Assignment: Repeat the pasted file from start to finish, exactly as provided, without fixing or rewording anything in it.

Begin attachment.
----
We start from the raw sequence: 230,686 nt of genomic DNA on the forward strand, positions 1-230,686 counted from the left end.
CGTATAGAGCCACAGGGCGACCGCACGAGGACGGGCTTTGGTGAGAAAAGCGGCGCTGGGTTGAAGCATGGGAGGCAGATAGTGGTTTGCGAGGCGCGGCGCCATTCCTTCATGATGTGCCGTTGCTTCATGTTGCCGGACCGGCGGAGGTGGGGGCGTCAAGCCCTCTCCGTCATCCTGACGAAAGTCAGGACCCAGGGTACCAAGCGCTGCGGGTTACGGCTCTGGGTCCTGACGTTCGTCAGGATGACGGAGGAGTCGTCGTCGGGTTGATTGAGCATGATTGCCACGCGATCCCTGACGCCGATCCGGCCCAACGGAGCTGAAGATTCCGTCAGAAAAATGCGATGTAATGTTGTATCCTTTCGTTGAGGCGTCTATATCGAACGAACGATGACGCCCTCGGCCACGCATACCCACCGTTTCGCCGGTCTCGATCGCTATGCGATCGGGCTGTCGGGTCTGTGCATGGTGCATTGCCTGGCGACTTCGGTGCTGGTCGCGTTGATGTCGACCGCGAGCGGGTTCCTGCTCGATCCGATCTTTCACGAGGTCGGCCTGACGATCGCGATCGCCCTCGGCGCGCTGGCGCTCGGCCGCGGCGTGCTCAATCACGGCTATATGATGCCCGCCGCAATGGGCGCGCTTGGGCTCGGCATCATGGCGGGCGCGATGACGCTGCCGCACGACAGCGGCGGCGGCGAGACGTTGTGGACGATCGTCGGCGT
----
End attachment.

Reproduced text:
We start from the raw sequence: 230,686 nt of genomic DNA on the forward strand, positions 1-230,686 counted from the left end.
CGTATAGAGCCACAGGGCGACCGCACGAGGACGGGCTTTGGTGAGAAAAGCGGCGCTGGGTTGAAGCATGGGAGGCAGATAGTGGTTTGCGAGGCGCGGCGCCATTCCTTCATGATGTGCCGTTGCTTCATGTTGCCGGACCGGCGGAGGTGGGGGCGTCAAGCCCTCTCCGTCATCCTGACGAAAGTCAGGACCCAGGGTACCAAGCGCTGCGGGTTACGGCTCTGGGTCCTGACGTTCGTCAGGATGACGGAGGAGTCGTCGTCGGGTTGATTGAGCATGATTGCCACGCGATCCCTGACGCCGATCCGGCCCAACGGAGCTGAAGATTCCGTCAGAAAAATGCGATGTAATGTTGTATCCTTTCGTTGAGGCGTCTATATCGAACGAACGATGACGCCCTCGGCCACGCATACCCACCGTTTCGCCGGTCTCGATCGCTATGCGATCGGGCTGTCGGGTCTGTGCATGGTGCATTGCCTGGCGACTTCGGTGCTGGTCGCGTTGATGTCGACCGCGAGCGGGTTCCTGCTCGATCCGATCTTTCACGAGGTCGGCCTGACGATCGCGATCGCCCTCGGCGCGCTGGCGCTCGGCCGCGGCGTGCTCAATCACGGCTATATGATGCCCGCCGCAATGGGCGCGCTTGGGCTCGGCATCATGGCGGGCGCGATGACGCTGCCGCACGACAGCGGCGGCGGCGAGACGTTGTGGACGATCGTCGGCGT